The Southwestern Historical Quarterly, Volume 18, July 1914 - April, 1915 Page: 420

The Southwestern Historical Quarterly

account of war and diplomacy smacks of the patriotic, due prob-
ably to the fact that the author confined himself (as would appear
from the footnotes, a bibliography being lacking) to Americap ma-
terials.
In regard to the sources upon which the book is based, the author
has cited but a small part of the pertinent documentary materials
which are accessible in this country, and has cited none from for-
eign archlives, unless we except the Texan Diplomatic Correspond-
ence. Of the secondary literature which has appeared in mono-
graphic form, in historical journals and proceedings of state and
local societies and associations, he appears to have made practically
no use. The reviewer failed to find reference to the writings of E.
D. Adams, Cox, Reeves, Schafer, Meany, Chittenden, Bolton, Hod-
der, Ficklen, Winkler, Barker, Paxson, Shambaugh, Libby, Turner,
Reynolds, and many others who are laying a foundation for the his-
tory of the West. In the chapter on "The Annexation of Texas,"
Justin H. Smith's important book fails of citation. The journal in
which this review is printed, although now in its eighteenth year,
and dealing exclusively with the field covered by this volume, ap-
pears to have escaped notice. In the opinion of the reviewer, the
preparation of a history of the winning of the far west should
involve an exploration of foreign, national, state and local archives,
and an examination of all the secondary literature on the subject.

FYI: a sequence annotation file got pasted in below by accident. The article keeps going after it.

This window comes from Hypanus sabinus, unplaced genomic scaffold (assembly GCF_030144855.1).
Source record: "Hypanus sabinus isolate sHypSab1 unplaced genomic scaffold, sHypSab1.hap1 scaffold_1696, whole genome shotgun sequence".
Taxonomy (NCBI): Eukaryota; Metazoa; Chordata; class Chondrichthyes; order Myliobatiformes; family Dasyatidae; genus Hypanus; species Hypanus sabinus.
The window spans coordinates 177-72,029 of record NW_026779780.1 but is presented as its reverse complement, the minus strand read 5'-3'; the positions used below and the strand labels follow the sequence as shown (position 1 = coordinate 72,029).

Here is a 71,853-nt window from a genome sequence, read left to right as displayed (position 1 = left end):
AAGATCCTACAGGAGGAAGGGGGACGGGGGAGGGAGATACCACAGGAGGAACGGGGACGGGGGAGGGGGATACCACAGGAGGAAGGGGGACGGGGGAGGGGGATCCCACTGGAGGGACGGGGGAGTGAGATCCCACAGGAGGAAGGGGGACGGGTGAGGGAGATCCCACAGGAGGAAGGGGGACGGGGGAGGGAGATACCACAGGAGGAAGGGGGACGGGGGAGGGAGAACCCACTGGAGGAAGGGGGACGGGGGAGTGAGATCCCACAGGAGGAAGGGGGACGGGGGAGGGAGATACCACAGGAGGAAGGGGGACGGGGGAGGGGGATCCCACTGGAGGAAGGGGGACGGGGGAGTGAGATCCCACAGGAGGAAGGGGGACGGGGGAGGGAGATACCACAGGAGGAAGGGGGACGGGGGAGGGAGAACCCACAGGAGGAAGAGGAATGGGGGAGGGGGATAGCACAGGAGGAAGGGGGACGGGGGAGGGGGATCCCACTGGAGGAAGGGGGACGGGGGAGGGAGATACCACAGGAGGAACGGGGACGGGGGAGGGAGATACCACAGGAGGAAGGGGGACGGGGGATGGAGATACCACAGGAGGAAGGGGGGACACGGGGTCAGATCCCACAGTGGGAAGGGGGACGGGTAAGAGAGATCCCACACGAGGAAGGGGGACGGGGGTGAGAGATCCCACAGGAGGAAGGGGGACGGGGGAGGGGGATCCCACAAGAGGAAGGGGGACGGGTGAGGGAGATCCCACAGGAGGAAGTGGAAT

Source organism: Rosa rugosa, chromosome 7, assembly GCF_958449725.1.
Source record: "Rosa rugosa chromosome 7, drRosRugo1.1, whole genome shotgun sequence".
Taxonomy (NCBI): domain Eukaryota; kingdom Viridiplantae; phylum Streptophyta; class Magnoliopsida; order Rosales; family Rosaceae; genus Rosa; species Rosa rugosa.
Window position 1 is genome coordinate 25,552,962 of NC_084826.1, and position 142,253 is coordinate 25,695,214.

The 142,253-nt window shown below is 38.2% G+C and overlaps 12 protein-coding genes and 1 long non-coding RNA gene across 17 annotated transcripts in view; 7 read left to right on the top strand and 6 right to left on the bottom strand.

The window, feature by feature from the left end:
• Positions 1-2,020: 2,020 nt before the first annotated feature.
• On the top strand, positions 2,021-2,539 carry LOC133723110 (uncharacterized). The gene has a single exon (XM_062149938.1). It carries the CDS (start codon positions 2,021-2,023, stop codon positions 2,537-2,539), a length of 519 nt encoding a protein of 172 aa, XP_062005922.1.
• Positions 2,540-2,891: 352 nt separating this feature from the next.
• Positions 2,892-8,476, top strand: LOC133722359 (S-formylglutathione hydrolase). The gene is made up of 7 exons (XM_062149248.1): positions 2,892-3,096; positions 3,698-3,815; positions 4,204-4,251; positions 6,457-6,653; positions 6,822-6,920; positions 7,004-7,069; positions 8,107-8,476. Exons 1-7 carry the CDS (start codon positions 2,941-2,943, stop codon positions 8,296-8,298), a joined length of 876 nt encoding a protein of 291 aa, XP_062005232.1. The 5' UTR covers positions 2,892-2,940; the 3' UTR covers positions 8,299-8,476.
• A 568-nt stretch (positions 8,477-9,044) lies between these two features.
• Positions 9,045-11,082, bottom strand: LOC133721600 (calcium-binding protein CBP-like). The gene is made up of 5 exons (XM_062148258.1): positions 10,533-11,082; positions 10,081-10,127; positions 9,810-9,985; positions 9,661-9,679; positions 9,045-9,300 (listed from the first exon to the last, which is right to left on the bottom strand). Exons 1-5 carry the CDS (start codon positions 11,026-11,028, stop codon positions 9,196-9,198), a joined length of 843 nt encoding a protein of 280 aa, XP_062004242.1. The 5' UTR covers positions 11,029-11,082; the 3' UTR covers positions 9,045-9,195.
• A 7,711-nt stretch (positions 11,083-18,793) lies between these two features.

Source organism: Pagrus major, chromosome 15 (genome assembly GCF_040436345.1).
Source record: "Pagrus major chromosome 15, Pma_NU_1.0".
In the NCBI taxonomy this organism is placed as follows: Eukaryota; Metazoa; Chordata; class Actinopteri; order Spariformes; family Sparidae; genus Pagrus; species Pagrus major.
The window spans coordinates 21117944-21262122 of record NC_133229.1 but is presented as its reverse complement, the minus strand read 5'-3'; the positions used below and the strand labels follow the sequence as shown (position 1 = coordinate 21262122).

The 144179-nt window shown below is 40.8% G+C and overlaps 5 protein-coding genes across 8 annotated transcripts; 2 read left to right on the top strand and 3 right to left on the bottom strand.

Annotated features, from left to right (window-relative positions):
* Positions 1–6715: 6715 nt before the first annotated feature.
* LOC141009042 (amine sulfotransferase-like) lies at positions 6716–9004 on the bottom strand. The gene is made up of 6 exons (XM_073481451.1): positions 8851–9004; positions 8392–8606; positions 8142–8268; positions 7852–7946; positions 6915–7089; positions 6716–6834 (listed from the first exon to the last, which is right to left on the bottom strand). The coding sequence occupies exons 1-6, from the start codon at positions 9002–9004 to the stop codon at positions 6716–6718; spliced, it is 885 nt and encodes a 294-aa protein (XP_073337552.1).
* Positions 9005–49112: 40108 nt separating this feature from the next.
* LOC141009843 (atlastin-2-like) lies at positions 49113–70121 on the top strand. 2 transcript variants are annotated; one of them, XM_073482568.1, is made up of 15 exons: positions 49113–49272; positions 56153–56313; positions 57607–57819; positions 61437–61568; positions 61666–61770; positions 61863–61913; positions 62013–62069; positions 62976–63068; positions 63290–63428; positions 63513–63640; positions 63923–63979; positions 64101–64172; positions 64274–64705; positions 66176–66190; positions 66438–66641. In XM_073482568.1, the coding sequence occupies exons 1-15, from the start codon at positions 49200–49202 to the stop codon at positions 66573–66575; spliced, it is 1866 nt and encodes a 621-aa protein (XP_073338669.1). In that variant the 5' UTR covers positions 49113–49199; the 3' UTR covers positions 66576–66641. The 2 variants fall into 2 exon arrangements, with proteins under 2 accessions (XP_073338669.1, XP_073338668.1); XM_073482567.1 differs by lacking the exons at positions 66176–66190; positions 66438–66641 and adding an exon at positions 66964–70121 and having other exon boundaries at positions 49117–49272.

TIToOMAS MAITLAND MARSTIALL.
The True Ulysses S. Grant. By Charles King, Brigadier-General
IT. S. A. (Philadelphia and London: J. B. Lippincott Com-
pany, 10914. Pp. 400. $2.00.)
In certain very important respects General King's contribution
to the series of "True" biographies is a very decided success. It
is unusually well written, and it is an excellent portrayal of the
fundamental qualities of Grant's mind and character and of their
reaction to the varied environment of his career.
About one-third of the book is devoted to Grant's life prior to
the outbreak of the Civil War. Of this portion a large share is
devoted to conditions at West Point during Grant's cadetship and
to the Mexican War. His latest biographer succeeds in showing
that in Mexico Grant made a record as a remarkably efficient quar-

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Texas State Historical Association. The Southwestern Historical Quarterly, Volume 18, July 1914 - April, 1915, periodical, 1915; Austin, Texas. (texashistory.unt.edu/ark:/67531/metapth101064/m1/426/ocr/: accessed July 23, 2017), University of North Texas Libraries, The Portal to Texas History, texashistory.unt.edu; crediting Texas State Historical Association.